Covid 19 Australia: NSW and Victoria report record hospitalizations as Omicron peak approaches

The extreme staff shortage due to infection and self-isolation is echoing everywhere from supermarket shelves to tourist gangs. Video / Sky News Australia

New South Wales recorded 25,870 new cases of Covid-19 from PCR tests on Tuesday, along with eleven other deaths.

There are now 2,186 people hospitalized with the virus in NSW – this level of hospitalization is almost double that of the peak of the Delta wave last year. There are 170 patients in intensive care, up from 159 on Monday.

There were 71,325 PCR tests processed in the last reporting period, down from the daily volume of the past few weeks as people transitioned to the rapid antigen test (RAT).

The state is expected to start counting positive RATs from Wednesday, with people being asked to report their results through Service NSW. The government intends to make RAT reporting mandatory.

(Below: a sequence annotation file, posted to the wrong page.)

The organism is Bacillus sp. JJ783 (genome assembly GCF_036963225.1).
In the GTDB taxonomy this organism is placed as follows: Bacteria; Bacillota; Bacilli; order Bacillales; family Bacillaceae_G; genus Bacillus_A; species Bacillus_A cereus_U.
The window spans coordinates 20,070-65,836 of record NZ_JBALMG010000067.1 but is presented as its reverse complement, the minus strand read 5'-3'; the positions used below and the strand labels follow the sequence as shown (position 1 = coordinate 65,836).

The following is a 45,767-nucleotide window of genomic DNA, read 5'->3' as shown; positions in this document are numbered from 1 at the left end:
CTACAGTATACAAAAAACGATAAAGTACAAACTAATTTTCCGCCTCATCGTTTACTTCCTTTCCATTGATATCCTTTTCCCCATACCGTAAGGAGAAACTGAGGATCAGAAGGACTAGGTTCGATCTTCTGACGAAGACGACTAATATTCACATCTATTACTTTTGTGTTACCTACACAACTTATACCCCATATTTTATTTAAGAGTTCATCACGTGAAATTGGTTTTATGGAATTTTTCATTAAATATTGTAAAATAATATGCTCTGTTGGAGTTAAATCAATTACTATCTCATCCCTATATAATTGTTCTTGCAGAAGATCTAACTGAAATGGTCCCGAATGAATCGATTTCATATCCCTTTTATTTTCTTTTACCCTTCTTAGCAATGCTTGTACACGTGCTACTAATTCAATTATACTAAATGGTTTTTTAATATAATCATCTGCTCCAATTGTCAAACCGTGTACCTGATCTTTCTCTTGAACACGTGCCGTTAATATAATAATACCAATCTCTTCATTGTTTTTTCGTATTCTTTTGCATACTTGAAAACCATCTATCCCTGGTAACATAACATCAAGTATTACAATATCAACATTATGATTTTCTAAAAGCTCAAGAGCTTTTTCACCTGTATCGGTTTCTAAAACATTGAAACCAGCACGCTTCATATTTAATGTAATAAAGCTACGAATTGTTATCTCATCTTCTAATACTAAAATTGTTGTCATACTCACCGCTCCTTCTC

Meanwhile, coronavirus patients in pressurized NSW public hospitals are moved to private facilities to free up beds, as infections rise and medical staff grapple with critical shortages.

NSW Health deputy secretary Susan Pearce said on Monday the department had reverted to the patient management strategies it used during the Delta epidemic in Sydney in 2021 to try to reduce pressure on hospitals.

She said the need to move patients should not be seen as a “failure” of the public hospital system and that it was a “preventive and proactive” measure to help it manage.

Pearce said she was not ready to give a breakdown of every hospital, but the number of patients who had been moved was still “in the tens and not in the hundreds at this point.”

“The reduction in elective surgeries means that the capacity of our hospitals and private hospitals is there, so it is a sensible approach to move people around rather than waiting for the hospital to exceed its capacity,” she said. .

NSW has suspended elective surgeries – just like Victoria and Queensland – in a bid to free up health resources as coronavirus cases continue to rise.